"All dressed up and nowhere to go" might best describe the situation in which the 2006 Ford Explorer found itself when it appeared in showrooms last year. The not-quite "all new" model had donned a new sheetmetal suit to attract suitors, and underneath the skin it received upgrades that improved the power, fuel economy and refinement of this SUV all-star.
Despite critics heaping praise on the new Explorer, it's being stood up by consumers. Though Ford had hoped the 2006 model would lift the SUV’s sagging sales in 2005, the year ended with 99,545 fewer Explorers sold than in 2004, a drop of 29.3 percent.
What happened? Why has this SUV archetype begun to fall out of favor with the very suburban clientele that made it a sales superstar? We’ll examine why in our three-part review of the 2006 Ford Explorer Eddie Bauer 4X4, beginning after the jump.
A drop in sales of 29.3 percent may sound like a death rattle to some, but nearly all of Ford’s vehicles saw double digit declines in 2005, and the Explorer still maintained its comfy spot as the brand’s No. 2 best-selling vehicle (behind the unbeatable F-150). Though the Explorer’s sales continued to drop even after the 2006 model was introduced, we’re fairly certain things would’ve been much worse had this redesign not taken place.
Nearly everything about the Explorer has been improved for 2006. In fact, the exterior refreshening is the least significant item on the list. While the changes made to the vehicle’s appearance are innocuous enough, the new chrome grille is much taller than before-- almost Audi-like in how the chrome plunges down, swallowing the air intake. Its vertical height has the uncomfortable effect, however, of making the Explorer look thinner and taller from the front than last year’s model.
This Explorer, however, deserves more kudos for what’s new underneath its metal than how it’s shaped. For instance, the first V8 in an Explorer happened to be the Mustang’s fabled 5.0 and Ford has again borrowed from its pony car parts bin to produce this Explorer’s new 292-hp, 4.6L V8. The muscle car motor has been tuned more for towing here than time slips, and it's mated to a new six-speed automatic transmission that’s nearly invisible in its operation. The new driveline can be given credit for an improvement in fuel economy, as well, which is up to 14 city/20 highway. On a 400-mile trip with the Explorer during our first few days together we saw an average in the mid-17 mpg range.
The Explorer’s all-independent suspension has also been retuned for 2006, specifically the rear. The new setup is a definite improvement that further blurs the line between body-on-frame and unibody SUVs. During our roadtrip the Explorer excelled at providing a serene ride at highway speeds, aided further by Ford’s efforts at reducing noise inside the cabin.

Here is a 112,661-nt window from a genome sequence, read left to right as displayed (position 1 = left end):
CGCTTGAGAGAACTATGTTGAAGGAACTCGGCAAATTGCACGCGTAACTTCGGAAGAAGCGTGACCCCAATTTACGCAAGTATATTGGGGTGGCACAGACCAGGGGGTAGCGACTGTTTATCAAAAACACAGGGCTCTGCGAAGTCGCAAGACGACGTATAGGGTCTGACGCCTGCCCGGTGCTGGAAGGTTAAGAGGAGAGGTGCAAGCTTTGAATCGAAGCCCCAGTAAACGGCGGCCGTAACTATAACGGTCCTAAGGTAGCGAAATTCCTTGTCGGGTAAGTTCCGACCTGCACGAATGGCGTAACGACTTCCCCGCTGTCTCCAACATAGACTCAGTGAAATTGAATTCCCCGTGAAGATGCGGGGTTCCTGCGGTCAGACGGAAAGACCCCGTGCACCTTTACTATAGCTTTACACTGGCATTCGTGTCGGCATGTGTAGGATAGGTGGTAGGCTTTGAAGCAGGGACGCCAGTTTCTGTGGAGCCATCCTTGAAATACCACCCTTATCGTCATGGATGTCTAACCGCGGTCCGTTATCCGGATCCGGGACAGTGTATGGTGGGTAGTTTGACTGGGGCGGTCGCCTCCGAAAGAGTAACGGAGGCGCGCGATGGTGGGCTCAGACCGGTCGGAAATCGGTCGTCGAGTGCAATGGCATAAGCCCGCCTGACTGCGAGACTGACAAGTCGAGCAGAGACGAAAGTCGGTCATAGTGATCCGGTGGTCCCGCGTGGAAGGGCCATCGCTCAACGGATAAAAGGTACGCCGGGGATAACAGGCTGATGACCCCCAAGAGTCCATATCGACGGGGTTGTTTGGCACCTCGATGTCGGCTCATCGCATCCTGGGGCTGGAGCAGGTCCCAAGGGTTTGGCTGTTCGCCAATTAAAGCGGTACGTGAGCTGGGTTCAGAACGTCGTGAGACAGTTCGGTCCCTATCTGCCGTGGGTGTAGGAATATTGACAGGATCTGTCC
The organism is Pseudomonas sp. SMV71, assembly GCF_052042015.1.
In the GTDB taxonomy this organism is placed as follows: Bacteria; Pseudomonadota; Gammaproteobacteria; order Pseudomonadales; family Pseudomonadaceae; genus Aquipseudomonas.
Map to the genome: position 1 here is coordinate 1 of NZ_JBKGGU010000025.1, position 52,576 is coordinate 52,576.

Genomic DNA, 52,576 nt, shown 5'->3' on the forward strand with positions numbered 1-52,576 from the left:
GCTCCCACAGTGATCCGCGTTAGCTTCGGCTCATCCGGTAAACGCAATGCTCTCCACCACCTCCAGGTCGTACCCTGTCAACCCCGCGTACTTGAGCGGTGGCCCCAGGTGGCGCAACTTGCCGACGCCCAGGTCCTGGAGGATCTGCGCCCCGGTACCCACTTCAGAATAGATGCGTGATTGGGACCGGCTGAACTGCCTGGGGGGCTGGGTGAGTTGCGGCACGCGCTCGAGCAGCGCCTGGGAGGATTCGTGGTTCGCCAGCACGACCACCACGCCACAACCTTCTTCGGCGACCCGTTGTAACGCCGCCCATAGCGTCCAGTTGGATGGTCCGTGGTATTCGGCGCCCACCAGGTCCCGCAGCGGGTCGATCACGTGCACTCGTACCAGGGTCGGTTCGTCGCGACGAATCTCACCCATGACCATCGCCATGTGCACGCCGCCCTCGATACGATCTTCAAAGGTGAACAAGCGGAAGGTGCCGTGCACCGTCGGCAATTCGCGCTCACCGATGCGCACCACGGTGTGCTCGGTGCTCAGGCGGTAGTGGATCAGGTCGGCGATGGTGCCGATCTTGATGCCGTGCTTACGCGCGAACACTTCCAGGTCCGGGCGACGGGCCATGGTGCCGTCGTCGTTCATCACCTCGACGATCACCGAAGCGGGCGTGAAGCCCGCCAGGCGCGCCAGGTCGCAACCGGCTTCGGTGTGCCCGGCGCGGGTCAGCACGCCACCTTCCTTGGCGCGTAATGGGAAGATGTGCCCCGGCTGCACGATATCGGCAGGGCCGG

An all-new interior also awaits a new Explorer owner, and it’s obvious from the first touch that the SUV’s inner sanctum is now more a place of luxury than labor. Our model is equipped with Ford’s second-gen DVD nav system that so far has safely delivered us into and out of the interior of Pittsburgh’s skyline. We’ll return to the Explorer’s new interior in our second post, but for now suffice it to say that we’ve felt coddled and well protected while piloting this SUV.
The question still stands as to why the Ford Explorer’s sales have fallen so sharply despite the improvements made in the 2006 model. As you’ll read throughout our review it’s becoming clear that the SUV market is fragmenting, and a new segment filled with CUVs (crossover utility vehicles), is beginning to make a name for itself. These vehicles that are essentially built on car platforms offer smoother rides, improved fuel economy, and in some cases more flexible functionality than their truck-based brethren. Consumers who have succumbed to the negative image with which traditional SUVs have been branded are taking a look at CUVs, which for the moment are being marketed as easier-on-the-conscience alternatives.
Is there a place for old stalwarts like the Ford Explorer in this new market landscape? Despite some of the disadvantages of being related to a pickup truck, there are still advantages not the least of which is towing. The 2006 Explorer can actually tow 160 lbs. more than last year’s model, which means you can now hitch 7,300 lbs. up to it. For comparison, the Nissan Murano can only carry 3,500 lbs. on its back.
There’s still a market for SUVs that can do some dirty work when called upon, so we don’t expect the Explorer to outright leave showrooms anytime soon. The SUV market, however, is in flux, and when the dust settles we’re more likely to this the new crop of CUVs leading in sales.
That being said, we still have a lot to discuss about the new 2006 Ford Explorer and we plan to shed light on what it has to offer in the face of all these up and coming crossovers, which coincidentally include the new Edge that will be joining Ford’s SUV lineup this year. Vehicles like the Edge may be lighter, cheaper and faster than this original SUV vanguard, but our time with the Explorer so far seems to indicate that it's settling into its new role as an executive SUV quite nicely.